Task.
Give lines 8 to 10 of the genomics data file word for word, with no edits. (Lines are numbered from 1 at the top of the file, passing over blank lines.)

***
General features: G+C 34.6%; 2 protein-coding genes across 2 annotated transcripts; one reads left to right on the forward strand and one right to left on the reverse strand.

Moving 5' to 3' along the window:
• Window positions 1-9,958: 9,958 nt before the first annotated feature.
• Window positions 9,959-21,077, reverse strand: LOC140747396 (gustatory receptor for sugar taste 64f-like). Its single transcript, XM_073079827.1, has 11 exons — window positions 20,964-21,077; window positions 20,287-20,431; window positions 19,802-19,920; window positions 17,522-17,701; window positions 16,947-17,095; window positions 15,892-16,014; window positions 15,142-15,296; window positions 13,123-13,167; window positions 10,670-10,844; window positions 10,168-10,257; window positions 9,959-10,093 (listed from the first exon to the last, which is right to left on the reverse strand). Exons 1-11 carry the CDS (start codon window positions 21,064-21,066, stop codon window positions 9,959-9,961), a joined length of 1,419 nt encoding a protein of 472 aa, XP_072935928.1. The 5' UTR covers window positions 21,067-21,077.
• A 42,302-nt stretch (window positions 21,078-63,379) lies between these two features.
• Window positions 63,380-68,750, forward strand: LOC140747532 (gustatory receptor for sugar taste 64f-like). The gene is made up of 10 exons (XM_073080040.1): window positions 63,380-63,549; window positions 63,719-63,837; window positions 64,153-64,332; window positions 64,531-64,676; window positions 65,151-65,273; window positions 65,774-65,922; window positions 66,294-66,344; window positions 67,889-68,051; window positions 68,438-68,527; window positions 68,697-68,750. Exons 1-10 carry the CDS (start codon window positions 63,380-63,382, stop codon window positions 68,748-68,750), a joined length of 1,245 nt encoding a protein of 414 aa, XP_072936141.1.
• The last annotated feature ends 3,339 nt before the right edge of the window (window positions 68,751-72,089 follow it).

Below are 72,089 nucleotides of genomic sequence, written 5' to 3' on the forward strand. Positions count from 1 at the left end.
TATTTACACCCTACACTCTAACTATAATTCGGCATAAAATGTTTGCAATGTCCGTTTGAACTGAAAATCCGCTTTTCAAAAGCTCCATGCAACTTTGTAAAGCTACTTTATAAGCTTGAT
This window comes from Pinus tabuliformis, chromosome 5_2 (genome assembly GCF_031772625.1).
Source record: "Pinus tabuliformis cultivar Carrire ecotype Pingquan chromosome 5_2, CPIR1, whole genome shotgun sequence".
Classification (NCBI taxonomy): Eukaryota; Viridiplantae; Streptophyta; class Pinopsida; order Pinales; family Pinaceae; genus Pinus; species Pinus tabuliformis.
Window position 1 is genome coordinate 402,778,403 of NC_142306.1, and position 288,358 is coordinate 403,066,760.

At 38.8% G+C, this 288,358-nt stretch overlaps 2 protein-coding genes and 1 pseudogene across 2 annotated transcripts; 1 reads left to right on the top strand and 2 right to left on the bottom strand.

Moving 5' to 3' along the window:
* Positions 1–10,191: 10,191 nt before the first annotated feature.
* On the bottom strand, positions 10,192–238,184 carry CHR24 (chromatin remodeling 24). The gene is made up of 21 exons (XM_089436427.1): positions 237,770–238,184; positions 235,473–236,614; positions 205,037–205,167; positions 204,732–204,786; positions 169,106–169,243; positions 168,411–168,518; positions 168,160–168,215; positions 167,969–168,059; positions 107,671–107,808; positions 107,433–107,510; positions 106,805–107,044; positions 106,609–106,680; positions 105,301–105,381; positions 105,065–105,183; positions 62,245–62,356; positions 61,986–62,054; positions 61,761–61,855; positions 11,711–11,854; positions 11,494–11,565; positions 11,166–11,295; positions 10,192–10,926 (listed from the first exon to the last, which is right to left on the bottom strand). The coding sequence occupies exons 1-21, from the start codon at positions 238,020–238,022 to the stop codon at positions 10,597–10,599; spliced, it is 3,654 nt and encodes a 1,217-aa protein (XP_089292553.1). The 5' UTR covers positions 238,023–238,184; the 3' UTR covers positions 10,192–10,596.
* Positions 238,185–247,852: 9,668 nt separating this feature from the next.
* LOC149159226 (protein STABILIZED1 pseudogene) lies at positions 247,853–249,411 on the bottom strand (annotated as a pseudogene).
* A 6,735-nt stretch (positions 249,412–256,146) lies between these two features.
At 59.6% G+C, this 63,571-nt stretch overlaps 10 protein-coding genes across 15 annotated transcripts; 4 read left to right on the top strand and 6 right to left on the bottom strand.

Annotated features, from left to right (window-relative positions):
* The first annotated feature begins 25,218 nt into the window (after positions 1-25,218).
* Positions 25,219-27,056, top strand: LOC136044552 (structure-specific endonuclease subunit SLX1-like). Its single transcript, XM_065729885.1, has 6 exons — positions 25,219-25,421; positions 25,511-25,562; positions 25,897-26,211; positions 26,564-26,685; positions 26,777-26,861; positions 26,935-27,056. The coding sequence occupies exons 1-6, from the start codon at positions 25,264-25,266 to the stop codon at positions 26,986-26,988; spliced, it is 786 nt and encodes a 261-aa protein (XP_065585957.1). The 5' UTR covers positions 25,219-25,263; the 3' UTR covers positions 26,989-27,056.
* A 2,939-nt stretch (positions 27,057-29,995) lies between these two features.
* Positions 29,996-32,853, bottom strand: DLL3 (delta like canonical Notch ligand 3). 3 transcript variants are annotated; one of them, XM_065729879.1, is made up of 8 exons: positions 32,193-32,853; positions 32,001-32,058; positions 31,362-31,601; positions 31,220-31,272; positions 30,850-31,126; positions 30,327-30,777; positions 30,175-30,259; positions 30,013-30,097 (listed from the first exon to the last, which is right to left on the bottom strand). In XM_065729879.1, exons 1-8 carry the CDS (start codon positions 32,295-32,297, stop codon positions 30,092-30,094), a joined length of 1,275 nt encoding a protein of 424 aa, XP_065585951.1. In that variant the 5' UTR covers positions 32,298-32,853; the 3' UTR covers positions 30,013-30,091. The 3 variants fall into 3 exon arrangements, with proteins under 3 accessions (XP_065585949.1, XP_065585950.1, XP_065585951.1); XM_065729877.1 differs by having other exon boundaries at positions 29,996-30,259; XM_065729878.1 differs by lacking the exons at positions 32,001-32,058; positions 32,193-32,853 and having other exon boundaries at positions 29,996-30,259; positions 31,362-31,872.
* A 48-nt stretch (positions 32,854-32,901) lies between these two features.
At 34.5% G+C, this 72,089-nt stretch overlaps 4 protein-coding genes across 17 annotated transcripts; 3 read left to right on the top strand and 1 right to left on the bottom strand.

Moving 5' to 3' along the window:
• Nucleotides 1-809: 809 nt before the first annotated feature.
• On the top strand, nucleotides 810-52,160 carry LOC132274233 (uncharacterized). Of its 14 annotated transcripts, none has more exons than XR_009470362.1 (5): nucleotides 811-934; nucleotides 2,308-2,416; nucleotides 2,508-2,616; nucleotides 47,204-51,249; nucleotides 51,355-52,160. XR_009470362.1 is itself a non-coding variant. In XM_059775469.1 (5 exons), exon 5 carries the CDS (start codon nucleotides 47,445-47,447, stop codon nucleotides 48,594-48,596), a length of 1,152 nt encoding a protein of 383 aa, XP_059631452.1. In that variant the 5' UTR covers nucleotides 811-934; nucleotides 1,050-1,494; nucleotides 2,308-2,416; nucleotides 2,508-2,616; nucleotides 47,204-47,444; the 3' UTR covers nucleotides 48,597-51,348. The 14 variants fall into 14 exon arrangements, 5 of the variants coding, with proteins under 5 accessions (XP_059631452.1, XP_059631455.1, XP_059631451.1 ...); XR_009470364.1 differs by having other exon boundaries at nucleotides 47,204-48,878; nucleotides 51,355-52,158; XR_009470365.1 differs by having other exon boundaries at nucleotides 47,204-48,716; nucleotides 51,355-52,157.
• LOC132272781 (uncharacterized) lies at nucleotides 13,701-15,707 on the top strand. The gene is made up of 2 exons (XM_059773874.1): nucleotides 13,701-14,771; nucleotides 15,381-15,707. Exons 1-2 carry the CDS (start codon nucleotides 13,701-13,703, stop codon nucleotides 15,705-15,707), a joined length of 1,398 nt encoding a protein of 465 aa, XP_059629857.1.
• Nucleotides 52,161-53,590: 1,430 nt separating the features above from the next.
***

Below are 72,089 nucleotides of genomic sequence, written 5' to 3' on the forward strand. Positions count from 1 at the left end.
TATTTACACCCTACACTCTAACTATAATTCGGCATAAAATGTTTGCAATGTCCGTTTGAACTGAAAATCCGCTTTTCAAAAGCTCCATGCAACTTTGTAAAGCTACTTTATAAGCTTGAT
This window comes from Pinus tabuliformis, chromosome 5_2 (genome assembly GCF_031772625.1).